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Williams Investigation Under Way

Plant Safety: Distillation Tower Being Examined

by Jeff Johnson
July 15, 2013 | A version of this story appeared in Volume 91, Issue 28

Credit: CSB
The June 13 explosion at the Williams Cos. olefins plant killed two workers.
Photo shows Williams Cos. olefins accident that occurred on June 13, 2013, and killed two workers.
Credit: CSB
The June 13 explosion at the Williams Cos. olefins plant killed two workers.

Two workers died on June 13 from a fire and an explosion at a Williams Cos. olefins plant in Geismar, La., reported Chemical Safety & Hazard Investigation Board (CSB) Chairman Rafael Moure-Eraso, testifying on June 27 at a Senate Environment & Public Works Committee hearing.

The plant produces ethylene and propylene and employs more than 100 workers. At the time of the accident, hundreds of contract workers were also at the facility, which was in the midst of a $400 million plant expansion to increase ethylene capacity by 50%.

At approximately 8:30 AM, the plant experienced a large-scale release of propylene, propane, and other hydrocarbons from several release points, according to CSB’s preliminary investigation. The release resulted in a vapor cloud more than 200 feet high. Within seconds, the cloud ignited, killing two workers and injuring another 105. The fire burned for more than four hours.

The incident involved a large distillation tower that processes hydrocarbons and was in normal operation at the time of the accident. There appeared to be a sudden catastrophic failure involving a heat exchanger and associated piping attached to the tower, CSB found. The heat exchanger’s steel shell ripped open, detaching piping connected to the tower, according to CSB, but the exact sequence and cause of these events have yet to be determined.

CSB investigators arrived at the site two days after the accident and are still there, Moure-Eraso said. They have interviewed more than 28 witnesses. Also various electronic control systems data are being recovered and investigated to determine conditions at the time of the incident, such as material flows, pressures, and temperatures as well as valve position, according to information presented by CSB at the hearing.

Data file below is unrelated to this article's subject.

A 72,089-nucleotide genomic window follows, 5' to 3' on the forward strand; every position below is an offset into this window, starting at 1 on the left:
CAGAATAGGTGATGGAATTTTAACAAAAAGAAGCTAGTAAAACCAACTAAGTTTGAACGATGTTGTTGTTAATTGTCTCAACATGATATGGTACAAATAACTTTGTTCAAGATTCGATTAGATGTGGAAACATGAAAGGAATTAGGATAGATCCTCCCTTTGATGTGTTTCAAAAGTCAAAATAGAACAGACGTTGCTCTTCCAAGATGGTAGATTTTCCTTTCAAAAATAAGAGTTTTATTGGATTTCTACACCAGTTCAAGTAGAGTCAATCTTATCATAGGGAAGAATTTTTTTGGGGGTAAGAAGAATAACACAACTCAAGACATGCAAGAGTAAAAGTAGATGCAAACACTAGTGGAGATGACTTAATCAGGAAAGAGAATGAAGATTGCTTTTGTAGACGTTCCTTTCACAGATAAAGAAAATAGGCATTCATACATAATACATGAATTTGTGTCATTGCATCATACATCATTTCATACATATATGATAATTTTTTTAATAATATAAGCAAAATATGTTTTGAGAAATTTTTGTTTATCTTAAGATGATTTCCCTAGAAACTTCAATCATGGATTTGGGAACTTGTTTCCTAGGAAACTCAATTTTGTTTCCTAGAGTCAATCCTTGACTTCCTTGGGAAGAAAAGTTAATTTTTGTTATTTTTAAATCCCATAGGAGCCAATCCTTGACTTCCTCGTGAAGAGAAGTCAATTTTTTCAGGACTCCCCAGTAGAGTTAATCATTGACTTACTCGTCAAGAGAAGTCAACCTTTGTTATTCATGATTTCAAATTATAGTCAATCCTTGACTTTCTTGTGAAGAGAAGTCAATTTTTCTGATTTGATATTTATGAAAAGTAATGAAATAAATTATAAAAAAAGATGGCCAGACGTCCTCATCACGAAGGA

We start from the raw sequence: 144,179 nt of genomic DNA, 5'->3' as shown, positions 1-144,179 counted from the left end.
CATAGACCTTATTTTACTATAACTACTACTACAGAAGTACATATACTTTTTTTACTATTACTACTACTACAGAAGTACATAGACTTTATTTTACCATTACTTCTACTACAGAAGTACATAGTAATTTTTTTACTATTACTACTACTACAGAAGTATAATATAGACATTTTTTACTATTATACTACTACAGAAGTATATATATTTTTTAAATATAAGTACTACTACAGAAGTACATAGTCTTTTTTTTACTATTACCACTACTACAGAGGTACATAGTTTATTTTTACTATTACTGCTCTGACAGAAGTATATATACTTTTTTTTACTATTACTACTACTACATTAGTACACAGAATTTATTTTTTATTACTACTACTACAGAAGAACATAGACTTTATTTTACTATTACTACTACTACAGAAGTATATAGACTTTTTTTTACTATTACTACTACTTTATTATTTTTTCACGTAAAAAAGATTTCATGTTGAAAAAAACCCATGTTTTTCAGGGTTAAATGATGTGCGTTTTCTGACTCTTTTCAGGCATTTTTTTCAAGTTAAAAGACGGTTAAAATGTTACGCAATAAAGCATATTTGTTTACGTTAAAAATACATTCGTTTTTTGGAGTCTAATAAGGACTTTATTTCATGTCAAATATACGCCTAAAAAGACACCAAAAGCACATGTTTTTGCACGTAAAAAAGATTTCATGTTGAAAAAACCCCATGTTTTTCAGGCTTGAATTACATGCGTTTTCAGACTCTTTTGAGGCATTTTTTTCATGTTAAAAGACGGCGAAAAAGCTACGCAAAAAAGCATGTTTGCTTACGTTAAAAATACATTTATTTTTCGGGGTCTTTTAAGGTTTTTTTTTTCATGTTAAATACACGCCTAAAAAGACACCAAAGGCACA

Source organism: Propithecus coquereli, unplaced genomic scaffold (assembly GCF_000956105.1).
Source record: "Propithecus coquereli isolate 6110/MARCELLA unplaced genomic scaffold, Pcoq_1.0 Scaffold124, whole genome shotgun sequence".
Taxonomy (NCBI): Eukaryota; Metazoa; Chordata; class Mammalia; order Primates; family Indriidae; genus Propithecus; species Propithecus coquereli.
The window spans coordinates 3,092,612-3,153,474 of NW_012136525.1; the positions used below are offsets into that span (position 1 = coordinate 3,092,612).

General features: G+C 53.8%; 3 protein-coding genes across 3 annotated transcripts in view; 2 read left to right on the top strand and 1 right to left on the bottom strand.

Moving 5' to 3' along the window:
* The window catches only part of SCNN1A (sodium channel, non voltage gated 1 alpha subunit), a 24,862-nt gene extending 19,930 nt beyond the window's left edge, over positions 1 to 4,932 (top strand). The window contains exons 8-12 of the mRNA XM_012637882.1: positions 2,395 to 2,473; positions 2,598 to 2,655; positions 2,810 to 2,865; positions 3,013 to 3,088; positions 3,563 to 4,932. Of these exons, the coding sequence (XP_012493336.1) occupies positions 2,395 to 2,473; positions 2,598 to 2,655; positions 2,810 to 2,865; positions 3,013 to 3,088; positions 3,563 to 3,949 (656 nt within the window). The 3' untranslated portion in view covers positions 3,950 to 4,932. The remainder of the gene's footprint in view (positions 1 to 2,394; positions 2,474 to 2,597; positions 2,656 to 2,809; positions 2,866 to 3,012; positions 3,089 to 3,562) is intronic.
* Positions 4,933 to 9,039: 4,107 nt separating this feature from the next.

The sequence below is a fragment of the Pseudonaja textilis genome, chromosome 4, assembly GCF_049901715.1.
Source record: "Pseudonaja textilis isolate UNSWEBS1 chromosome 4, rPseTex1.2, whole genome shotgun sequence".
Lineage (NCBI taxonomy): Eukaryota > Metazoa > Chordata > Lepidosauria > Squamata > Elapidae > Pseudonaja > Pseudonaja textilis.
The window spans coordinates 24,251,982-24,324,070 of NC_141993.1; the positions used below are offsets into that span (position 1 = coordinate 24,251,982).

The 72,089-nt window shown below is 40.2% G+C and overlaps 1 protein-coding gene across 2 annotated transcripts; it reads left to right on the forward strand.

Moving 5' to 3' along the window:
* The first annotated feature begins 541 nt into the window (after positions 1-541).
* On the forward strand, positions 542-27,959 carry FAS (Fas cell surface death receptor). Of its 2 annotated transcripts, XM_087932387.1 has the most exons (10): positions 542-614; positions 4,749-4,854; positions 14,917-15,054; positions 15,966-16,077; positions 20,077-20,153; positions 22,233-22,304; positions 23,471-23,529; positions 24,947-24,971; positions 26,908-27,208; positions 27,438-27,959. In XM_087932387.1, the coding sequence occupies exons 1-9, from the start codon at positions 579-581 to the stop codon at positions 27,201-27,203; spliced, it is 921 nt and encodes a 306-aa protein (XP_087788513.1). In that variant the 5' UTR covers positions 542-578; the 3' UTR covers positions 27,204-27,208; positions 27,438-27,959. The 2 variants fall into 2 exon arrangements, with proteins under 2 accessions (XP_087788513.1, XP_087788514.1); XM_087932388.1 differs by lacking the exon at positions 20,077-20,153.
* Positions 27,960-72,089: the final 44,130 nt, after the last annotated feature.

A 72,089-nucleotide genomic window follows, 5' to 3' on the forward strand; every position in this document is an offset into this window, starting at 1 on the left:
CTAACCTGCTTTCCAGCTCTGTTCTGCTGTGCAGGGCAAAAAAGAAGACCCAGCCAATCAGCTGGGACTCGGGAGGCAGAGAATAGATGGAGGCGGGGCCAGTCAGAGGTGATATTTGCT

A day after the Williams’ accident, another deadly chemical plant accident occurred in Louisiana. This one happened at the CF Industries nitrogen fertilizer plant in Donaldsonville, 10 miles from the Williams facility. One worker died and seven were injured in the early evening of June 14 when a temporary distribution manifold ruptured during off-loading of nitrogen gas.

Like the Williams facility, the CF facility was undergoing an overhaul. The CF explosion took place in an ammonia unit that was shut down for maintenance. CSB is not examining the CF explosion because of resource constraints.

CSB accident reports show that plant transitions—such as shutdowns, expansions, start-ups, and maintenance—are operations that merit safety concerns. The American Chemistry Council, a chemical industry trade association, has noted that some 97 planned expansions with a total investment of $71.7 billion are in the works in the U.S. because of the natural gas and ethane feedstock boom. The U.S. Gulf Coast will see most of the construction activity, and much of it is likely to be done by contract workers who are sometimes unfamiliar with chemical safety procedures.

Lousiana is expected to pick up about half of these projects or some $30 billion in new investments, said Sen. David Vitter (R-La.) speaking at the hearing. “And while we certainly welcome these investments in our state and all the jobs that will come along,” he said, “we must ensure that all these facilities are as safe as possible for the workers and the local communities.”


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